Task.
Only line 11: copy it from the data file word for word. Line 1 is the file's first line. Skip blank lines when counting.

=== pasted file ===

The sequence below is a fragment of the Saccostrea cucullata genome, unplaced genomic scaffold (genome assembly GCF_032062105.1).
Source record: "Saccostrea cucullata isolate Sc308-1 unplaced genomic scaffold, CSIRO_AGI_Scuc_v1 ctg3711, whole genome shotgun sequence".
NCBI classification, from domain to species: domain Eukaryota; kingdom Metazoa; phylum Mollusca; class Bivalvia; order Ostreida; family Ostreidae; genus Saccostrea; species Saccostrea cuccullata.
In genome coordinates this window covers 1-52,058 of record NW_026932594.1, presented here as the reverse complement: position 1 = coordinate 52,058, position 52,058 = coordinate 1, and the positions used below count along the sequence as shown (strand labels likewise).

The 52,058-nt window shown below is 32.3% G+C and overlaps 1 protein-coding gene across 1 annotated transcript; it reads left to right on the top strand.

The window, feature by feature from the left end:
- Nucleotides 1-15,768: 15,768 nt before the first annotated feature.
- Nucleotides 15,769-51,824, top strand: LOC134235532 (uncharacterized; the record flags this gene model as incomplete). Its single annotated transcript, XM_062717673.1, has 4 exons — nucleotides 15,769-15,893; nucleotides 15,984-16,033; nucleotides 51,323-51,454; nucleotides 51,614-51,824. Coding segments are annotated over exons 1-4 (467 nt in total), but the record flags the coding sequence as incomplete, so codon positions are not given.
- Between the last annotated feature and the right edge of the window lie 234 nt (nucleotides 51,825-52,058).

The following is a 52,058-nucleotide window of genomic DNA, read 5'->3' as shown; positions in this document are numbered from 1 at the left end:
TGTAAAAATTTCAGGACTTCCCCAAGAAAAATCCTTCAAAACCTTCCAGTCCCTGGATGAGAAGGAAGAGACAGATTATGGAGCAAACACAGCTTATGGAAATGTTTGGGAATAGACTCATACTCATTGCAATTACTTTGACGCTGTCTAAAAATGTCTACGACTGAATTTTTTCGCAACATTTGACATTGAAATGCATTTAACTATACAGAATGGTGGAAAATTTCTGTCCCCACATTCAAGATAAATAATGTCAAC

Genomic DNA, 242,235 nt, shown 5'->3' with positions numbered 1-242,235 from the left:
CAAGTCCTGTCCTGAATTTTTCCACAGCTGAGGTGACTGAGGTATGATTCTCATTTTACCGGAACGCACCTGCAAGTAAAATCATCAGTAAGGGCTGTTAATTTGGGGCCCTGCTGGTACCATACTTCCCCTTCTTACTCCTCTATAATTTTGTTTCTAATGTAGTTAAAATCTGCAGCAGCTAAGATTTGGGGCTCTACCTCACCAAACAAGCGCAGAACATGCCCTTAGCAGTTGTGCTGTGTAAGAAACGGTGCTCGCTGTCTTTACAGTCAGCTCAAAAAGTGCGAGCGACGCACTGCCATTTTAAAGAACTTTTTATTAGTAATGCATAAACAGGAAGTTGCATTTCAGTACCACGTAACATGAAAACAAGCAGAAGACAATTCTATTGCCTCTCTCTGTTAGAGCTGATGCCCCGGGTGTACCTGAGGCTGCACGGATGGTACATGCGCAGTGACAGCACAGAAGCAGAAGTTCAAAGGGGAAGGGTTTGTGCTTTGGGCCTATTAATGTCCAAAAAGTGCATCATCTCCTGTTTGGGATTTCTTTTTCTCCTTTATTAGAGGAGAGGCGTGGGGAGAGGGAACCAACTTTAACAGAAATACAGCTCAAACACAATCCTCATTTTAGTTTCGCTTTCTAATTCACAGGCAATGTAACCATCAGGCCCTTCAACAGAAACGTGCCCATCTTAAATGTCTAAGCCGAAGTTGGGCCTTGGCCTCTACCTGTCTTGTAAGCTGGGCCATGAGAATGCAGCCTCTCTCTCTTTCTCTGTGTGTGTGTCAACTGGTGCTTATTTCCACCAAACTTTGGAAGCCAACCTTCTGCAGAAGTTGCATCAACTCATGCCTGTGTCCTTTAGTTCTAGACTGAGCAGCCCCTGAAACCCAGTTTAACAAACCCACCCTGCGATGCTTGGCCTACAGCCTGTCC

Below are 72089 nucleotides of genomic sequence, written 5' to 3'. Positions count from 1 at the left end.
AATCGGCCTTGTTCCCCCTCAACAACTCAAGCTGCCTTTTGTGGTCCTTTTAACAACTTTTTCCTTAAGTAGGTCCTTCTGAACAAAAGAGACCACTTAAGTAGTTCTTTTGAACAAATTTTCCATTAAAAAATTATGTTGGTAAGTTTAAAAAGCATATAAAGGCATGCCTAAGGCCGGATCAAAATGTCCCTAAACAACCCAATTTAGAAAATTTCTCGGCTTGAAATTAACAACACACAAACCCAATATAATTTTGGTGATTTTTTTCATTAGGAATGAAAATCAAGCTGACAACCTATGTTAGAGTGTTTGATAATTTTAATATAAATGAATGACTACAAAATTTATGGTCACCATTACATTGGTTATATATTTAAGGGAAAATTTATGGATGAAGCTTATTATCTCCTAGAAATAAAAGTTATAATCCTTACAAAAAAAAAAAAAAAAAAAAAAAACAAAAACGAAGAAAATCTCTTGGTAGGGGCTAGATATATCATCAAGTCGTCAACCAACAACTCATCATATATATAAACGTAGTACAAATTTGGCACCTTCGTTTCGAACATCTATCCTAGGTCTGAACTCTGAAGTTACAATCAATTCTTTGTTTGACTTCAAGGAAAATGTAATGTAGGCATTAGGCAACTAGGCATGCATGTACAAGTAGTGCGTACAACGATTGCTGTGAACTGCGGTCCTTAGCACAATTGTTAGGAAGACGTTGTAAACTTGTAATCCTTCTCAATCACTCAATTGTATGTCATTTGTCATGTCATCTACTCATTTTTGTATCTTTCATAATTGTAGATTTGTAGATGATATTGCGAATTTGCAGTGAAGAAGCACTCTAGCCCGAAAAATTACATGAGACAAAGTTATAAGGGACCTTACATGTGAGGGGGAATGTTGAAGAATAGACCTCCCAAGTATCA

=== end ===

TGTAAAAATTTCAGGACTTCCCCAAGAAAAATCCTTCAAAACCTTCCAGTCCCTGGATGAGAAGGAAGAGACAGATTATGGAGCAAACACAGCTTATGGAAATGTTTGGGAATAGACTCATACTCATTGCAATTACTTTGACGCTGTCTAAAAATGTCTACGACTGAATTTTTTCGCAACATTTGACATTGAAATGCATTTAACTATACAGAATGGTGGAAAATTTCTGTCCCCACATTCAAGATAAATAATGTCAAC